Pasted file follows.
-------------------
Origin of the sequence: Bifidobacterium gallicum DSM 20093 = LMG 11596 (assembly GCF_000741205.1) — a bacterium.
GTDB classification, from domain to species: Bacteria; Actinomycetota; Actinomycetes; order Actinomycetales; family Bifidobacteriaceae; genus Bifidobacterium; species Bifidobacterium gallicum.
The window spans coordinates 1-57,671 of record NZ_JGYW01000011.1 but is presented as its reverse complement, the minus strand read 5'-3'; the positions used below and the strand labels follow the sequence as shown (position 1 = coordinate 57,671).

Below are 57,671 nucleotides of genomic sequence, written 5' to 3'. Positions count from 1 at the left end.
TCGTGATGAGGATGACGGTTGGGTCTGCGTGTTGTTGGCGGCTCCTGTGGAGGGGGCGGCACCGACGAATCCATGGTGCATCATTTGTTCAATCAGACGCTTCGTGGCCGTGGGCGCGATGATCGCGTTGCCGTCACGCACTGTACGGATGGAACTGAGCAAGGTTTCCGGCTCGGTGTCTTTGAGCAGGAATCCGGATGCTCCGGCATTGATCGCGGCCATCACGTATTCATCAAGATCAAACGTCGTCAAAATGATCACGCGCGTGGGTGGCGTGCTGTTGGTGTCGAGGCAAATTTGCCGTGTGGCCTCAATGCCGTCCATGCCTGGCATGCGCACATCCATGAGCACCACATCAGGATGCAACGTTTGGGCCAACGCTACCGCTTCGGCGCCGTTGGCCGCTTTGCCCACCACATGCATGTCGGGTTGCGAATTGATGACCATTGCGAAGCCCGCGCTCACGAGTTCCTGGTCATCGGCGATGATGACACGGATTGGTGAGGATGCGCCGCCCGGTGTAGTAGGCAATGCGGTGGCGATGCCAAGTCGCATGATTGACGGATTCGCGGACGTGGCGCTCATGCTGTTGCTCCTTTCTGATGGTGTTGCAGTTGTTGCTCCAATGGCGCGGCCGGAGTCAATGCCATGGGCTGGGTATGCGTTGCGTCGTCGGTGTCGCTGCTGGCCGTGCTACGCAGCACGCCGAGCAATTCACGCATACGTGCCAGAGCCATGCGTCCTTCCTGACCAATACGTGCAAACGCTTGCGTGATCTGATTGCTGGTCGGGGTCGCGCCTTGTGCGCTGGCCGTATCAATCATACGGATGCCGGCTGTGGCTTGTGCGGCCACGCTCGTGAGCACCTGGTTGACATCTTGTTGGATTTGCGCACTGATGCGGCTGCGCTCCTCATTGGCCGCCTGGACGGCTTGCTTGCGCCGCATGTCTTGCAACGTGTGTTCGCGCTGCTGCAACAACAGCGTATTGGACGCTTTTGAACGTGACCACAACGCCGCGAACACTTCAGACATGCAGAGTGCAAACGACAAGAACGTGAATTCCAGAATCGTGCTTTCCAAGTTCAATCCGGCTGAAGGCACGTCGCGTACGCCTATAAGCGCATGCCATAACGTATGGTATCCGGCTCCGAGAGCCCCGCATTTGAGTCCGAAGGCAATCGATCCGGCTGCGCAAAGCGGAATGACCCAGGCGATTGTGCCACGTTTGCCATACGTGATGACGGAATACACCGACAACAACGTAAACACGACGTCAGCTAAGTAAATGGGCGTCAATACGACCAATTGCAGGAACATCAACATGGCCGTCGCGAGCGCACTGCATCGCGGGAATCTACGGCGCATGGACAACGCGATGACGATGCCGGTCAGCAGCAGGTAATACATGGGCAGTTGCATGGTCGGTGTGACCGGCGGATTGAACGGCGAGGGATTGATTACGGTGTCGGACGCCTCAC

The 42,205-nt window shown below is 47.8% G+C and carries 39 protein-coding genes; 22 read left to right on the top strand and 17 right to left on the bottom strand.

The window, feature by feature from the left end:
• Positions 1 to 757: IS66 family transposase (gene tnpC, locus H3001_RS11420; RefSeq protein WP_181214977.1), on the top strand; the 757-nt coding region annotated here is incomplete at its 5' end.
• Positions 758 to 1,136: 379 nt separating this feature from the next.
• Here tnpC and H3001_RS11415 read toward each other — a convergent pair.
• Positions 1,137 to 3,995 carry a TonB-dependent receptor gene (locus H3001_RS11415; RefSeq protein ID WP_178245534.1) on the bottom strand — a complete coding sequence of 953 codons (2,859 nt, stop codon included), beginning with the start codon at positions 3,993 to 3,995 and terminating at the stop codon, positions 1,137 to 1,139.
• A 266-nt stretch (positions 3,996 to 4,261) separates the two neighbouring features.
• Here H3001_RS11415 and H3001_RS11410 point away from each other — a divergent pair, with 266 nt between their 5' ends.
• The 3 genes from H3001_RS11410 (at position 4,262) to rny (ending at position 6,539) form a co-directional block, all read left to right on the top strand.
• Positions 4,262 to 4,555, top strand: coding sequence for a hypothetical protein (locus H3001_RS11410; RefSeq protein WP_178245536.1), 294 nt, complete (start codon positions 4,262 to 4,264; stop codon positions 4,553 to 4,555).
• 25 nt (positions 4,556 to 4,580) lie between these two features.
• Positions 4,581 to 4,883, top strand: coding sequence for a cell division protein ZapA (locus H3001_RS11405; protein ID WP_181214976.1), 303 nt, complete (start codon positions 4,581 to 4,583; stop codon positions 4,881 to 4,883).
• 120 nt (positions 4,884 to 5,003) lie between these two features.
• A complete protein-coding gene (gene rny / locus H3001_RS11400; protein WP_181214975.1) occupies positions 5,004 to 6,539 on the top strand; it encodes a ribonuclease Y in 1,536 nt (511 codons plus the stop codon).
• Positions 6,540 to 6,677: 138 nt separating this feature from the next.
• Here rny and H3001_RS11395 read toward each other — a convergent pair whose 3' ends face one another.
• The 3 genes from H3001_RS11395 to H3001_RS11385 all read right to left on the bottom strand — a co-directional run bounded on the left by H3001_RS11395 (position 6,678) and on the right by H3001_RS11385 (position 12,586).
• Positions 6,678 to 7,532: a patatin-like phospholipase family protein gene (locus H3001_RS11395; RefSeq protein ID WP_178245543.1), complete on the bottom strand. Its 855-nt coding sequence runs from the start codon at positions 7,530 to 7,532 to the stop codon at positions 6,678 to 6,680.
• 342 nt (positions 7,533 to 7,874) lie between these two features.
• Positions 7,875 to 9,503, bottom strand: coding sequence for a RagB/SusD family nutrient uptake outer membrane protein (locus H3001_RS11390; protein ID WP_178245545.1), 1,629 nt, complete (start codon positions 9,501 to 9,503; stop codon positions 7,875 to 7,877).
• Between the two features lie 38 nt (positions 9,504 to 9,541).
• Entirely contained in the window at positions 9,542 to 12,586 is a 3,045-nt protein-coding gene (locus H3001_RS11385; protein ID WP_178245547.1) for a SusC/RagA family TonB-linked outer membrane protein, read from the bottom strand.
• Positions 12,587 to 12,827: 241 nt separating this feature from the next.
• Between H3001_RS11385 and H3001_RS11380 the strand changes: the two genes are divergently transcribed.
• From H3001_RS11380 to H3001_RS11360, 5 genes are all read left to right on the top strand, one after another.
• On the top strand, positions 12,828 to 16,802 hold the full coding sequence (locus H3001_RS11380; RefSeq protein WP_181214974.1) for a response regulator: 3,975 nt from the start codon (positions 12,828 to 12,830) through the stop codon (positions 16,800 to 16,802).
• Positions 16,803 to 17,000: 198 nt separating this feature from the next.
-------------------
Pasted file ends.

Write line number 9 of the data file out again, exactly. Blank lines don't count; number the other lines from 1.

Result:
• Positions 758 to 1,136: 379 nt separating this feature from the next.